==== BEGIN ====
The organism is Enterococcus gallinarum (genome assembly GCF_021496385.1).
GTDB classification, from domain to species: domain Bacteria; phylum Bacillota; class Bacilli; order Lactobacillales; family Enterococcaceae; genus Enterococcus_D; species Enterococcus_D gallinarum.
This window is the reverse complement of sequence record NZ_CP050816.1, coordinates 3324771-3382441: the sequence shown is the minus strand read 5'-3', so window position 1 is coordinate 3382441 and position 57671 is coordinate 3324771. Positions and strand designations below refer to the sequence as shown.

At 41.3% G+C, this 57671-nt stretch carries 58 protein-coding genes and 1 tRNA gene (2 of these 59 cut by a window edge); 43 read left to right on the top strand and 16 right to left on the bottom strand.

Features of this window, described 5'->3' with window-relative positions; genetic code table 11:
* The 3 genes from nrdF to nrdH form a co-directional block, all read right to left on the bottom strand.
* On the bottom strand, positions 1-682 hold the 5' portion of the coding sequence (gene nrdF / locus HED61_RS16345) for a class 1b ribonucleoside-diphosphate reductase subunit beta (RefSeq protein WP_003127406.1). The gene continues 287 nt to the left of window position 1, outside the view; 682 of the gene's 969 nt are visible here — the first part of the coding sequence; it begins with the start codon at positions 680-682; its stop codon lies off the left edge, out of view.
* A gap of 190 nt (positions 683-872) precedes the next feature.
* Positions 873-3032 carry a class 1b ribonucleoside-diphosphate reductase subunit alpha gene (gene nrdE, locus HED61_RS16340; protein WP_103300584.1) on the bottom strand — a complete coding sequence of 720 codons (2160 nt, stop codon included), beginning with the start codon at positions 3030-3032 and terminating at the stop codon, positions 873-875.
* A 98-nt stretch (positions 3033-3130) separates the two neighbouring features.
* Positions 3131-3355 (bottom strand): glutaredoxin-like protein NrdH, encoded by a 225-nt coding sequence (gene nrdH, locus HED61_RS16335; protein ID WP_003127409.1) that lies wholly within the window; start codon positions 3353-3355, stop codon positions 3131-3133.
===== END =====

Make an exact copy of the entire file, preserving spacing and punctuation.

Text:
The organism is Enterococcus gallinarum (genome assembly GCF_021496385.1).
GTDB classification, from domain to species: domain Bacteria; phylum Bacillota; class Bacilli; order Lactobacillales; family Enterococcaceae; genus Enterococcus_D; species Enterococcus_D gallinarum.
This window is the reverse complement of sequence record NZ_CP050816.1, coordinates 3324771-3382441: the sequence shown is the minus strand read 5'-3', so window position 1 is coordinate 3382441 and position 57671 is coordinate 3324771. Positions and strand designations below refer to the sequence as shown.

At 41.3% G+C, this 57671-nt stretch carries 58 protein-coding genes and 1 tRNA gene (2 of these 59 cut by a window edge); 43 read left to right on the top strand and 16 right to left on the bottom strand.

Features of this window, described 5'->3' with window-relative positions; genetic code table 11:
* The 3 genes from nrdF to nrdH form a co-directional block, all read right to left on the bottom strand.
* On the bottom strand, positions 1-682 hold the 5' portion of the coding sequence (gene nrdF / locus HED61_RS16345) for a class 1b ribonucleoside-diphosphate reductase subunit beta (RefSeq protein WP_003127406.1). The gene continues 287 nt to the left of window position 1, outside the view; 682 of the gene's 969 nt are visible here — the first part of the coding sequence; it begins with the start codon at positions 680-682; its stop codon lies off the left edge, out of view.
* A gap of 190 nt (positions 683-872) precedes the next feature.
* Positions 873-3032 carry a class 1b ribonucleoside-diphosphate reductase subunit alpha gene (gene nrdE, locus HED61_RS16340; protein WP_103300584.1) on the bottom strand — a complete coding sequence of 720 codons (2160 nt, stop codon included), beginning with the start codon at positions 3030-3032 and terminating at the stop codon, positions 873-875.
* A 98-nt stretch (positions 3033-3130) separates the two neighbouring features.
* Positions 3131-3355 (bottom strand): glutaredoxin-like protein NrdH, encoded by a 225-nt coding sequence (gene nrdH, locus HED61_RS16335; protein ID WP_003127409.1) that lies wholly within the window; start codon positions 3353-3355, stop codon positions 3131-3133.